Join an ongoing discussion of ideas and strategies at the next meeting of the community group working to end the increasing coal exports from the Levin-Richmond terminal. There have been recent, exciting developments on this front, including a new ordinance proposed by the mayor requiring containment of open piles of coal and pet coke. The ordinance was approved at the May 22 Richmond City Council meeting. There are many more steps to be taken, so come take part in the strategizing.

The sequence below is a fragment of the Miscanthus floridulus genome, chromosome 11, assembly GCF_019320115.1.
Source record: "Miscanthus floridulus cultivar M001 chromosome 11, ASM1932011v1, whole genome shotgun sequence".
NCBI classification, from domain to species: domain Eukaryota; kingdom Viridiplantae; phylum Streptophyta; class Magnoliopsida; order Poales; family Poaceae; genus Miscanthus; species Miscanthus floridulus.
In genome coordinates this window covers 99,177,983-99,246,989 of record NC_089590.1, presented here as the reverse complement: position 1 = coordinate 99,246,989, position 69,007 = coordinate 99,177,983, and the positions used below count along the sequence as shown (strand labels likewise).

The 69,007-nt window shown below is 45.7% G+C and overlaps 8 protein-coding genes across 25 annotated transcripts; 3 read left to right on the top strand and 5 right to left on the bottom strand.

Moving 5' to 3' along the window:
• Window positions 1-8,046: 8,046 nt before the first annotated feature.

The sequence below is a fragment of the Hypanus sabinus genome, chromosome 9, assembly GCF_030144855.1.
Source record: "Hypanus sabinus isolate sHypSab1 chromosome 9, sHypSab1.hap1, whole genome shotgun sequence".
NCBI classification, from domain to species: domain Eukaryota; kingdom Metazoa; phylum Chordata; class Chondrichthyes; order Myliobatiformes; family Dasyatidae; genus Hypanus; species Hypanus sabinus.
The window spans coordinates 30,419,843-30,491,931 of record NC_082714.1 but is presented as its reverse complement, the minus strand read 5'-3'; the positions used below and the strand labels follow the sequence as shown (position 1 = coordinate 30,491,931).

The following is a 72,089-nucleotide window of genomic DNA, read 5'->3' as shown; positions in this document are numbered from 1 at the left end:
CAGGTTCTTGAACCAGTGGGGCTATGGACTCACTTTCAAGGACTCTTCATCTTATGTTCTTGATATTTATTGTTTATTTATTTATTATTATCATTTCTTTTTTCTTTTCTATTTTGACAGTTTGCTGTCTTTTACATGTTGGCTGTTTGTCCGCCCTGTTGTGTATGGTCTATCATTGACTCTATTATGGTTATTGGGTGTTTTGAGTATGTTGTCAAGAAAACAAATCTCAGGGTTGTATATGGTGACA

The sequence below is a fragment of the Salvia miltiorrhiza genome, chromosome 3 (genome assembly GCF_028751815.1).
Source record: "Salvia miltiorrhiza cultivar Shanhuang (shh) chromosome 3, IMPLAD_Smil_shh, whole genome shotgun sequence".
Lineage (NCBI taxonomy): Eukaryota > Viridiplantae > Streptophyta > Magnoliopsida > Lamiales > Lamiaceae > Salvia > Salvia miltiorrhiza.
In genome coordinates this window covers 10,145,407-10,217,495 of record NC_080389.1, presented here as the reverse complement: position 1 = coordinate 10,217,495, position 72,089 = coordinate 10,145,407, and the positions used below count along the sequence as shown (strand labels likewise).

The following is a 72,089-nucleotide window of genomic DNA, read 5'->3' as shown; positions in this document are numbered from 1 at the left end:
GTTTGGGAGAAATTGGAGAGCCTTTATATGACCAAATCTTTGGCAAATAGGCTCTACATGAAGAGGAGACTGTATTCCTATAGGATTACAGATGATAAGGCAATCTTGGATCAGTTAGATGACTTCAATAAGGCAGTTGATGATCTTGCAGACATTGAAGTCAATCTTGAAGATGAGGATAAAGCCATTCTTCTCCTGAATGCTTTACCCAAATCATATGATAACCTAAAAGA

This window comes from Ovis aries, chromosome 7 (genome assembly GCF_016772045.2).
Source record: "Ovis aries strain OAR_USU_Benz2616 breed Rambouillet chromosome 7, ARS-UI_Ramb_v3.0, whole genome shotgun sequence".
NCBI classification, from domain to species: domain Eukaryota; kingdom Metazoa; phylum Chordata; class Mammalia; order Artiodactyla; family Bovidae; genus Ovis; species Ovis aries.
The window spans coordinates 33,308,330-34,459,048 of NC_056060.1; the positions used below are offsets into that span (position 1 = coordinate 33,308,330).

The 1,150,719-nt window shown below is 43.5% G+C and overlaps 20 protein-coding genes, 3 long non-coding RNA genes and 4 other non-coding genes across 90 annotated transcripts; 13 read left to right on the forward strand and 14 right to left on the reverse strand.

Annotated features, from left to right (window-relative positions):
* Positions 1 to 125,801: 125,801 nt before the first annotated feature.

Thanks to the falling price of clean energy and the commitment of activists around the U.S., the coal industry is in retreat. We’ve retired 259 coal plants in seven years—that’s one plant retired every eleven days. And more than 3 million people currently work in the clean energy economy, which now employs more people than fossil fuels in almost every state in the country. Sadly, however, Bay Area communities still have coal trains running through them. As the proposed ordinance recognizes, there are huge, uncovered piles of dirty coal sitting right next to our Bay at the Levin-Richmond Terminal, covering the city of Richmond with toxic dust. The Richmond terminal is one of the last three ports left in the state to export the dirty fossil fuel—and California doesn’t even use coal power.